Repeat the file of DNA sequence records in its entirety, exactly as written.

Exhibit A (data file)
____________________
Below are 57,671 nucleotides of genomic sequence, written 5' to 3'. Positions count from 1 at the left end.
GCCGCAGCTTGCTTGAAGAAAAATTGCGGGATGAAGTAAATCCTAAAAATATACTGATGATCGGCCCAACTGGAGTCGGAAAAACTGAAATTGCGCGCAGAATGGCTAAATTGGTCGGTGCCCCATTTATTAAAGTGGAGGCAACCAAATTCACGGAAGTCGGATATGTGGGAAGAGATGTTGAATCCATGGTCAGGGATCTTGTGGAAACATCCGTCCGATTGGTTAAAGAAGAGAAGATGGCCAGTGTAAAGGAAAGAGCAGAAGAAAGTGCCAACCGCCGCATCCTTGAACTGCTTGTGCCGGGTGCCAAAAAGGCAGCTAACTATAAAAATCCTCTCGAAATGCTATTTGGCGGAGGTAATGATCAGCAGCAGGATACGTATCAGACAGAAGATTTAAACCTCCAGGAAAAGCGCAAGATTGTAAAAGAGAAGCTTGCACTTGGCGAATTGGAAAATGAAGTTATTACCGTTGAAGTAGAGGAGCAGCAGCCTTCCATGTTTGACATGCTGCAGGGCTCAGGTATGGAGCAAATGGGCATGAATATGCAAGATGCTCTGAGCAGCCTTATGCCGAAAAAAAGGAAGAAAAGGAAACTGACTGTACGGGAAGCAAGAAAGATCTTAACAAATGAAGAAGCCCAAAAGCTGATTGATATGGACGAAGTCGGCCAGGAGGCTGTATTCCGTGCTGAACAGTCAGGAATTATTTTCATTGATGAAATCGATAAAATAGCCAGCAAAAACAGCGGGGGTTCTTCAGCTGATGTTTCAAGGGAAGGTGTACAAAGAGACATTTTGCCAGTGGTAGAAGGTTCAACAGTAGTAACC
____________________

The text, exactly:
Below are 57,671 nucleotides of genomic sequence, written 5' to 3'. Positions count from 1 at the left end.
GCCGCAGCTTGCTTGAAGAAAAATTGCGGGATGAAGTAAATCCTAAAAATATACTGATGATCGGCCCAACTGGAGTCGGAAAAACTGAAATTGCGCGCAGAATGGCTAAATTGGTCGGTGCCCCATTTATTAAAGTGGAGGCAACCAAATTCACGGAAGTCGGATATGTGGGAAGAGATGTTGAATCCATGGTCAGGGATCTTGTGGAAACATCCGTCCGATTGGTTAAAGAAGAGAAGATGGCCAGTGTAAAGGAAAGAGCAGAAGAAAGTGCCAACCGCCGCATCCTTGAACTGCTTGTGCCGGGTGCCAAAAAGGCAGCTAACTATAAAAATCCTCTCGAAATGCTATTTGGCGGAGGTAATGATCAGCAGCAGGATACGTATCAGACAGAAGATTTAAACCTCCAGGAAAAGCGCAAGATTGTAAAAGAGAAGCTTGCACTTGGCGAATTGGAAAATGAAGTTATTACCGTTGAAGTAGAGGAGCAGCAGCCTTCCATGTTTGACATGCTGCAGGGCTCAGGTATGGAGCAAATGGGCATGAATATGCAAGATGCTCTGAGCAGCCTTATGCCGAAAAAAAGGAAGAAAAGGAAACTGACTGTACGGGAAGCAAGAAAGATCTTAACAAATGAAGAAGCCCAAAAGCTGATTGATATGGACGAAGTCGGCCAGGAGGCTGTATTCCGTGCTGAACAGTCAGGAATTATTTTCATTGATGAAATCGATAAAATAGCCAGCAAAAACAGCGGGGGTTCTTCAGCTGATGTTTCAAGGGAAGGTGTACAAAGAGACATTTTGCCAGTGGTAGAAGGTTCAACAGTAGTAACC